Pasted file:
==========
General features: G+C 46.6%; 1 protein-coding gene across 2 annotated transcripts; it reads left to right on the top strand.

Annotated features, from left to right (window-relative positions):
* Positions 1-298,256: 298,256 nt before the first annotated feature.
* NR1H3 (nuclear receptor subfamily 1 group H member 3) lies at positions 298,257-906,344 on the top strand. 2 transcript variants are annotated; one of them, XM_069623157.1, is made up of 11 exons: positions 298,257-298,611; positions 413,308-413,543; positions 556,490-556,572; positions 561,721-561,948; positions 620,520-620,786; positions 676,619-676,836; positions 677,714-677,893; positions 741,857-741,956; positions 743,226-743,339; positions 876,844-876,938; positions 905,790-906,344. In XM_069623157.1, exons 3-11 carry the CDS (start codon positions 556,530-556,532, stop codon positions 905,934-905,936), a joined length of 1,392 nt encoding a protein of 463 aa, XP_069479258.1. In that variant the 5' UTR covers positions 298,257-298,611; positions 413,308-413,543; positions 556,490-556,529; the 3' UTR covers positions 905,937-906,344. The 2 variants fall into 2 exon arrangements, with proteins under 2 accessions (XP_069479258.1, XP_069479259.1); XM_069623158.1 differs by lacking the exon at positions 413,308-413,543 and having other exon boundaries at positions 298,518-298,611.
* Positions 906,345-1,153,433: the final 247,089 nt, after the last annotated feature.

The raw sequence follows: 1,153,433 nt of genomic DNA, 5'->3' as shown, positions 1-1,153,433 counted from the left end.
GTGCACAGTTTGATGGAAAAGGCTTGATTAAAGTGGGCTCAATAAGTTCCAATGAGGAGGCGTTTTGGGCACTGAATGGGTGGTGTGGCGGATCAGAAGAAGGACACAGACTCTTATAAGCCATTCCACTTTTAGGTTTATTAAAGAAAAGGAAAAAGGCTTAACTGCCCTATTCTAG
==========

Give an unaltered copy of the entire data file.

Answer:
General features: G+C 46.6%; 1 protein-coding gene across 2 annotated transcripts; it reads left to right on the top strand.

Annotated features, from left to right (window-relative positions):
* Positions 1-298,256: 298,256 nt before the first annotated feature.
* NR1H3 (nuclear receptor subfamily 1 group H member 3) lies at positions 298,257-906,344 on the top strand. 2 transcript variants are annotated; one of them, XM_069623157.1, is made up of 11 exons: positions 298,257-298,611; positions 413,308-413,543; positions 556,490-556,572; positions 561,721-561,948; positions 620,520-620,786; positions 676,619-676,836; positions 677,714-677,893; positions 741,857-741,956; positions 743,226-743,339; positions 876,844-876,938; positions 905,790-906,344. In XM_069623157.1, exons 3-11 carry the CDS (start codon positions 556,530-556,532, stop codon positions 905,934-905,936), a joined length of 1,392 nt encoding a protein of 463 aa, XP_069479258.1. In that variant the 5' UTR covers positions 298,257-298,611; positions 413,308-413,543; positions 556,490-556,529; the 3' UTR covers positions 905,937-906,344. The 2 variants fall into 2 exon arrangements, with proteins under 2 accessions (XP_069479258.1, XP_069479259.1); XM_069623158.1 differs by lacking the exon at positions 413,308-413,543 and having other exon boundaries at positions 298,518-298,611.
* Positions 906,345-1,153,433: the final 247,089 nt, after the last annotated feature.

The raw sequence follows: 1,153,433 nt of genomic DNA, 5'->3' as shown, positions 1-1,153,433 counted from the left end.
GTGCACAGTTTGATGGAAAAGGCTTGATTAAAGTGGGCTCAATAAGTTCCAATGAGGAGGCGTTTTGGGCACTGAATGGGTGGTGTGGCGGATCAGAAGAAGGACACAGACTCTTATAAGCCATTCCACTTTTAGGTTTATTAAAGAAAAGGAAAAAGGCTTAACTGCCCTATTCTAG